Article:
Last night, the city held it's first visioning meeting for the new library that is proposed for 2nd Avenue in Downtown Canby.  It was the first of 3 meetings to engage the public and to get productive feedback on how to move forward with the project.  It was a sparsely attended meeting, with about 35 citizens in attendance. I was hoping for a better turnout, as this is a very important project the city is working on.

Last night's meeting focused on the layout and architecture of the building.  The meeting was led by FFA, the architects the city has decided to use to create plans for the new library.  They asked questions about amenities we may or may not want or need in the new library.  If it had to do with the design and features built into the new library, this was presented last night.

The new library project was approved by the city council in August 2012.  While it did pass, there are still some approvals to finalize, design elements to consider, parking areas to finalize, and more.  This is where your input is so important.  We want to hear from everyone:  library users, people who frequent downtown, people who don't go downtown often, and really, any citizen of Canby who has questions, concerns, or opinions to give on this project.

We need a better turnout at the next two meetings!  Here are the dates and locations for the next meetings:

--Wednesday, January 30, 6:30 p.m.  (Location:  Canby Police Dept., 
1175 NW 3rd Avenue) 
--Tuesday, February 19, 6:30 p.m.  (Location:  Canby Police Dept., 1175 
NW 3rd Avenue ) (**please note this is a date change; the original date of February 14th is incorrect, as printed in the January newsletter).

Here is a link to my original article on my blog when the library plan passed and why I had voted no.

Here is the link to a follow-up article regarding my vision and plan for the library.

Thursday, January 10, 2013

First Canby Visioning Meeting of 2013

Last night, the city held it's first visioning meeting at the police station. I joined about 50 other citizens to go over the summary of the previous 13 meetings that spanned four months concerning vision for the city. Prior to this meeting last night, there were numerous meetings with citizens going over the following four topics:

 1.  Community

2.  Parks and Recreation

3.  Transportation and Public Safety

4.  Growth and Economic Development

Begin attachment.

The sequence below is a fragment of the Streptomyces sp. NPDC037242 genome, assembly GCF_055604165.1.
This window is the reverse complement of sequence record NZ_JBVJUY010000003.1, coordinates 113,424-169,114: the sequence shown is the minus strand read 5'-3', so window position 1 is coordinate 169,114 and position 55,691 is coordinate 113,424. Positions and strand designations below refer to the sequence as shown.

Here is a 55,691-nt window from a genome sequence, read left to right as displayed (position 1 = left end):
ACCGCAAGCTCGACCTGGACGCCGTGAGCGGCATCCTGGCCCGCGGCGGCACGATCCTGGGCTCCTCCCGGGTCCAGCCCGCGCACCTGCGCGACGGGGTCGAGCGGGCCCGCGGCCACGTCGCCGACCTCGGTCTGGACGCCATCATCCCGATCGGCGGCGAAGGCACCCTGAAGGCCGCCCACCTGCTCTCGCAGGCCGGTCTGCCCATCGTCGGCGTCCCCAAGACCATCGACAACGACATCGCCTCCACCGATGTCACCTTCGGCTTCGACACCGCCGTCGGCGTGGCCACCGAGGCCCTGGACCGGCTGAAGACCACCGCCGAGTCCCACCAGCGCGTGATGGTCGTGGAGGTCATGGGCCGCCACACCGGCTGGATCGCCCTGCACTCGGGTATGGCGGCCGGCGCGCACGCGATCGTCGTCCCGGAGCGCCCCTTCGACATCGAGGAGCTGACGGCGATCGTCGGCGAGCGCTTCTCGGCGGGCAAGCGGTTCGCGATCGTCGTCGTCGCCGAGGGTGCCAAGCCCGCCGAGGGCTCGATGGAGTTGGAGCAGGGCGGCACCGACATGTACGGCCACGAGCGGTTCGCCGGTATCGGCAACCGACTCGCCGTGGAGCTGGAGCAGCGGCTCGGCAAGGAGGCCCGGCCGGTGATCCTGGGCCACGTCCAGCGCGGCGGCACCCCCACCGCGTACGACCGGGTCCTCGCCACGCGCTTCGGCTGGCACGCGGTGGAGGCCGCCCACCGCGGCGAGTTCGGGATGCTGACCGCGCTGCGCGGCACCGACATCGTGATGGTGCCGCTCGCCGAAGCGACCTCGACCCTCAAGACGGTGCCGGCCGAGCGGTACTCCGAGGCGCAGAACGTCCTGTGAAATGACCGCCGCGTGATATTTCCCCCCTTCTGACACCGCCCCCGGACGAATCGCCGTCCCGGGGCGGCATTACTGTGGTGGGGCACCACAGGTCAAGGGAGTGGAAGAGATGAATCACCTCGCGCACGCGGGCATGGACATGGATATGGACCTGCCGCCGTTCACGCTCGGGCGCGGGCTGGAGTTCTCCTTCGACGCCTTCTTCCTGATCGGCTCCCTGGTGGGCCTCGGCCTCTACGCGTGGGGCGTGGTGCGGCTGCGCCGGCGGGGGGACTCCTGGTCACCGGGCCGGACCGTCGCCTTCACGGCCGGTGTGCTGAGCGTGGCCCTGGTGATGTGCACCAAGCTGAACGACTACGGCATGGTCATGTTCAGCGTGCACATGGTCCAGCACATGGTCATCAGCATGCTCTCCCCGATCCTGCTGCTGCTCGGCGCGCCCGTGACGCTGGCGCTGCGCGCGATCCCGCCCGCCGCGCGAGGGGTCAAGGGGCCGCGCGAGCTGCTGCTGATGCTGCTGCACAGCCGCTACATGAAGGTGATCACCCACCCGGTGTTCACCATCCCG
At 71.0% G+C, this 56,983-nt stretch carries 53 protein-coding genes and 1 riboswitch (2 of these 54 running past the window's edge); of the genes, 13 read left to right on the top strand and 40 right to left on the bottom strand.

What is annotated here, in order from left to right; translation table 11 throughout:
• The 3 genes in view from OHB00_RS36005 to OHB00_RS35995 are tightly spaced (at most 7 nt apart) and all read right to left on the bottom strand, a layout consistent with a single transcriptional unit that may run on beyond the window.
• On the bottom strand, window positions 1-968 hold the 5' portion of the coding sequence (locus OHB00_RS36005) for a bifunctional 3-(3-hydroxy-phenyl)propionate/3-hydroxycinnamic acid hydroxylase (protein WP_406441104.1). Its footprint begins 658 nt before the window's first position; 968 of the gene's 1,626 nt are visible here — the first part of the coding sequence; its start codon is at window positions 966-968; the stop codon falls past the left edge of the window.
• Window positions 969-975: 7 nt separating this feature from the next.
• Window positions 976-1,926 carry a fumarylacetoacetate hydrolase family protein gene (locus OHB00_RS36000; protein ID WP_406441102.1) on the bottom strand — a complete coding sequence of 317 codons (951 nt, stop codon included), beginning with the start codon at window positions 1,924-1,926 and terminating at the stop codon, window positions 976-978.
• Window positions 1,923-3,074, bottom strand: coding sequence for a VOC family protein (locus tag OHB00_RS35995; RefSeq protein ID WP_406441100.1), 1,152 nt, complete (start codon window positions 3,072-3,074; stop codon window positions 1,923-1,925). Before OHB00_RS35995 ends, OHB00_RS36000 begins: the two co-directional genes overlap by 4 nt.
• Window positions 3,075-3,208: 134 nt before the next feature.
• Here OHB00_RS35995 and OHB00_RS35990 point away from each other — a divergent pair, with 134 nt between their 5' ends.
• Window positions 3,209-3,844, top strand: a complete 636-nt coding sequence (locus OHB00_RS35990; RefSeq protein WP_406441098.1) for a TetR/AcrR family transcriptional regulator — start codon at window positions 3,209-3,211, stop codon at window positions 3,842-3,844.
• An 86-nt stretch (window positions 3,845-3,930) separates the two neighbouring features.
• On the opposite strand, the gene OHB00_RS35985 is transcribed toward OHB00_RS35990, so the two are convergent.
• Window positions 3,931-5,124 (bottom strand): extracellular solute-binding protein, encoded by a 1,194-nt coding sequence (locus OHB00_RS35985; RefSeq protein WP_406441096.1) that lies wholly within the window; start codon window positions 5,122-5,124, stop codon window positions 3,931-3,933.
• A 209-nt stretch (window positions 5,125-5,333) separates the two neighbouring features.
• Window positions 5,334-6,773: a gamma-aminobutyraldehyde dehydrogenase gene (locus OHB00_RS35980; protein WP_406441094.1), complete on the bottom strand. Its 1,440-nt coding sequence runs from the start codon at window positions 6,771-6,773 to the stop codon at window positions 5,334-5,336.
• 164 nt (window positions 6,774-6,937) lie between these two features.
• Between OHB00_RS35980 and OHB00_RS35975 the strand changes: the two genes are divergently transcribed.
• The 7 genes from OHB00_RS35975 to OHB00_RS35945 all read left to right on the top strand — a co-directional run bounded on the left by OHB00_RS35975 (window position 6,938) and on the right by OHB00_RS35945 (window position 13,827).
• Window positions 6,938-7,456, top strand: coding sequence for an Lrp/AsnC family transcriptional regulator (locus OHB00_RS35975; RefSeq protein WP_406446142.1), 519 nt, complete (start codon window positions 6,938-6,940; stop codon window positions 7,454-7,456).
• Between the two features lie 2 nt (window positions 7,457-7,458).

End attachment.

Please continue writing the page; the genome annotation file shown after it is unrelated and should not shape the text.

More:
Last night's meeting was a presentation of all the information, feedback, input from citizens, and goals in these four key areas from those previous meetings.  It highlighted the past successes of Canby, such as the Canby Pioneer Industrial Park and the facade improvement program.

Last night's meeting also emphasized the purpose of the visioning processes.  Those key points are:

1. To help community members think broader and longer term about how they want their
home town to grow and develop over time in a way that works for them.
2.To understand the broader community current and future needs and preferences
3. To gain consensus and direction on top priority community investments and initiatives
4. To build a common foundation for community and organizational leaders to work together
to meet community needs and expectations over a longer term

To read the full document of what was presented last night, please click here.  You can also view the Powerpoint presentation of last night's meeting here. If you'd like to read what happened at the 13 meetings that occurred prior, please click here for that information.

This information will become a "reference manual" for the mayor and council to help set priorities and have citizen input at their fingertips.

We still need your help!  The city is conducting a 2013 visioning survey.  It's an easy online questionnaire that can be filled out by click here.  The city will use this survey information to possibly plan more visioning meetings in the future.

We also have visioning meetings coming up for the new library, and we sincerely need your input here.  There are a lot of details to still fine tune and we appreciate your feedback.  Here is the schedule:

--Tuesday, January 15, 6:30 p.m.  (Location:  Canby Public Library, 292 
N. Holly Street) 
--Wednesday, January 30, 6:30 p.m.  (Location:  Canby Police Dept., 
1175 NW 3rd Avenue) 
--Tuesday, February 19, 6:30 p.m.  (Location:  Canby Police Dept., 1175 
NW 3rd Avenue ) (**please note this is a date change; the original date of February 14th is incorrect, as printed in the January newsletter).

Finally, I ask you to attend city council meetings.  Citizens always have an open opportunity to voice their opinion on any topic pertinent to our city.  You can always view the city calendar to see when upcoming meetings are.